You put your business and culture at risk with every hire. If the leaders or team members you bring into your team do not embrace your organization’s common goals and shared values, then trust, respect, and dignity are eroded.

What happens when team members feel distrusted, discounted, or dismissed? They quit and leave, or – worse – they quit and stay.

Team member productivity drops. Self-preservation jumps. Cooperation diminishes. Doing the minimum seems like a good way to cope.

That’s no way to run a successful, sustainable business.

What is the most important hiring decisions you make? Who to put “in charge” of a team. A bad leadership hire – a self-centered, prideful individual – destroys team spirit, cooperation, and creative service. A brilliant leadership hire – an individual that demonstrates authentic care, grace, humor, and accountability – creates a purposeful, positive, productive team culture.


What do great leaders do? They act daily on their primary responsibility to remove team members’ frustrations. They genuinely enjoy their team members. They laugh with (not at) team members. They celebrate team members’ efforts and accomplishments, not just at work but in the community and at home, too. They give credit rather than giving blame. They lovingly hold team members accountable for results and service. They don’t tolerate rude, aggressive, or self-serving behaviors by anyone on their team.

If all your leaders operated like this, how would it help your business? My experience and research indicates that an aligned culture with caring leaders boosts employee engagement by 40 percent, customer service by 40 percent, and results and profits by 35 percent.

That’s a powerful, positive impact.

How can you hire more genuine, caring, inspiring leaders? During your interview process, don’t focus exclusively on past accomplishments or accolades – focus equally on these tips:

Values and Behaviors – Ask leader candidates to describe their personal life values – principles that guide their day-to-day living. Ask for examples of their behaviors – plans, decisions, and actions – that model their life values or principles. Ask how they handle people they meet and interact with who hold very different values and behaviors. How kind are they? How aggressive are they?

Leadership Philosophy – Ask leader candidates to describe their leadership philosophy. What are their reasons for being a leader? What results are they striving for from their team? Who do they serve – and how? What does that candidate expect of team members? What can team members expect of the candidate? Ask yourself, “Is servant leadership a core foundation of their philosophy?”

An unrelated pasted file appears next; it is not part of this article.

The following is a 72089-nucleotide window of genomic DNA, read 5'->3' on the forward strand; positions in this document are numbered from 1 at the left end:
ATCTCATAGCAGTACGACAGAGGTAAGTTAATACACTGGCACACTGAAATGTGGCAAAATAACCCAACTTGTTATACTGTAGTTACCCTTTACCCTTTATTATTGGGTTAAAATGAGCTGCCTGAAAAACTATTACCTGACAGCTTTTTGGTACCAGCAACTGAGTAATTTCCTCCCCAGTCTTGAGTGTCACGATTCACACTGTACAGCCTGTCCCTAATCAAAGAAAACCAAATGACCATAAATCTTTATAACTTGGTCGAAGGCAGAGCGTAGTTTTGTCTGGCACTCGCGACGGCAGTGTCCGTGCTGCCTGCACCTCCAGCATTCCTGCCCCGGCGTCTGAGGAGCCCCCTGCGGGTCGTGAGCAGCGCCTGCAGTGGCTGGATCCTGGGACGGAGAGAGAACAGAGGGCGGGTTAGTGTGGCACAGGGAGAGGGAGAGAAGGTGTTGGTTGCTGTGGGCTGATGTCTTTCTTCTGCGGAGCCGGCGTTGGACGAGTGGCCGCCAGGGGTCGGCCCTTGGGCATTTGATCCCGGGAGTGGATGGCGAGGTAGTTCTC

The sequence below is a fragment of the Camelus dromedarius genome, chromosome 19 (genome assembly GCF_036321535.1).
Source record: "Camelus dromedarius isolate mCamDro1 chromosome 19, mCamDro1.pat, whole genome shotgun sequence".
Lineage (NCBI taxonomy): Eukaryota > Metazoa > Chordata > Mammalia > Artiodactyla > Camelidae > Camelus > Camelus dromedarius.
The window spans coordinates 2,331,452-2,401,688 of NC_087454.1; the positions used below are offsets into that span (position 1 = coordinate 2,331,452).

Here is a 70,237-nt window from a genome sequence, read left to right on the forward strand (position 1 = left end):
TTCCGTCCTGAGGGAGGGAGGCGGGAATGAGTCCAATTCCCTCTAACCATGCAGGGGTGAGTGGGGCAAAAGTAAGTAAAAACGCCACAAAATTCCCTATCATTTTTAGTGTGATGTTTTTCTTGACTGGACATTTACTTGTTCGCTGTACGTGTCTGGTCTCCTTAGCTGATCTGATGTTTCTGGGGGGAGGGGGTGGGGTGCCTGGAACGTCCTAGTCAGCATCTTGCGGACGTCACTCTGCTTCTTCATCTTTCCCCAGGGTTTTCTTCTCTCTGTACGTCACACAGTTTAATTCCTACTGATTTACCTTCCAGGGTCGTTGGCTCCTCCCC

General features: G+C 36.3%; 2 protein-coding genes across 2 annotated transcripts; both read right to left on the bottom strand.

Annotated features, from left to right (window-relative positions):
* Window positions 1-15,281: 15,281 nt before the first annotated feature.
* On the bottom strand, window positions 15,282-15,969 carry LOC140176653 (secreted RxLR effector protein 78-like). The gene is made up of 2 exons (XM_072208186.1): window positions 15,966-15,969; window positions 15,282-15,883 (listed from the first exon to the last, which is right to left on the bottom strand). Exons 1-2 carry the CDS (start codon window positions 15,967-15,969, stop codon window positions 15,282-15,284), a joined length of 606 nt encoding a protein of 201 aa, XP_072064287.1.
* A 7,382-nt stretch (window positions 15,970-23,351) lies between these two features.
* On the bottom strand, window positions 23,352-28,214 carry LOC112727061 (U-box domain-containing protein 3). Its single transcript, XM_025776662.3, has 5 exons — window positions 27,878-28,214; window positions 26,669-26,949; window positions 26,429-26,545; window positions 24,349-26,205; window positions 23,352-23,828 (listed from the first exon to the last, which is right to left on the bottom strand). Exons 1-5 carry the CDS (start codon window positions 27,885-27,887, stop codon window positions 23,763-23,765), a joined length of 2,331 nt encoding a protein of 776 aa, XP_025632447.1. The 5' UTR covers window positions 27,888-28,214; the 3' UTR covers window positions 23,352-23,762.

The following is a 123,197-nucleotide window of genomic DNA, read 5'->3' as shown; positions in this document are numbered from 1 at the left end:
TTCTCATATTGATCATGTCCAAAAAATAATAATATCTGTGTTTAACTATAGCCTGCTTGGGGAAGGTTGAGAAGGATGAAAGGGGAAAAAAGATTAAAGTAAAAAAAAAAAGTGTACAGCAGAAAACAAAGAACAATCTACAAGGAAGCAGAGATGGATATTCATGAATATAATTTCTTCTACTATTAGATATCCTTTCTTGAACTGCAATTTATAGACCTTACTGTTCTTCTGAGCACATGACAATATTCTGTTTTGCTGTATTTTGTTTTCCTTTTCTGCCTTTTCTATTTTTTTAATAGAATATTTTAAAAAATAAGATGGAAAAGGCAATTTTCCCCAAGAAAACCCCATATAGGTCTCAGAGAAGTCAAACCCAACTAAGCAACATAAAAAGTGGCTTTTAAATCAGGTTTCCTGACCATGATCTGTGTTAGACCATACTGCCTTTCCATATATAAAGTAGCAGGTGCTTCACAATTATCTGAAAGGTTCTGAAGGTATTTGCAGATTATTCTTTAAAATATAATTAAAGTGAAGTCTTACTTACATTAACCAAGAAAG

Relationships – Ask leader candidates how they gauge the quality of their relationships with team members they’re leading. Which are the candidates’ most important relationships at work? How do they handle disagreement from team members? What do they do regularly to build and maintain positive, professional relationships with team members?

These are not “normal” interview questions or conversations. You might find that candidates are not prepared to answer these questions – you might stun them into silence! However, if you don’t inquire about these important foundational ideas, you may find you’ve made a hiring mistake – again.

Your business, your staff, and your customers all deserve the best leaders you can attract. Try these ideas out with your next leadership hire – and let me know what you learn.

Would these tips improve the quality of your hiring of leaders? What has been the impact of great/OK/lousy leader hiring in your past organizations? Share your insights on Twitter, Facebook, and LinkedIn.

Photo © Monkey Business – Adobe Stock. All rights reserved.

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The music heard on my podcasts is from one of my songs, “Heartfelt,” copyright © 2005-2016 Chris Edmonds Music (ASCAP). I played all instruments, recorded all tracks, and mastered the final product for your listening pleasure.

S. Chris Edmonds

Chris helps leaders create purposeful, positive, productive work cultures. He's a speaker, author, and executive consultant. He blogs, podcasts, and video casts. He is the author of two Amazon bestsellers: Good Comes First (2021) and The Culture Engine (2014).
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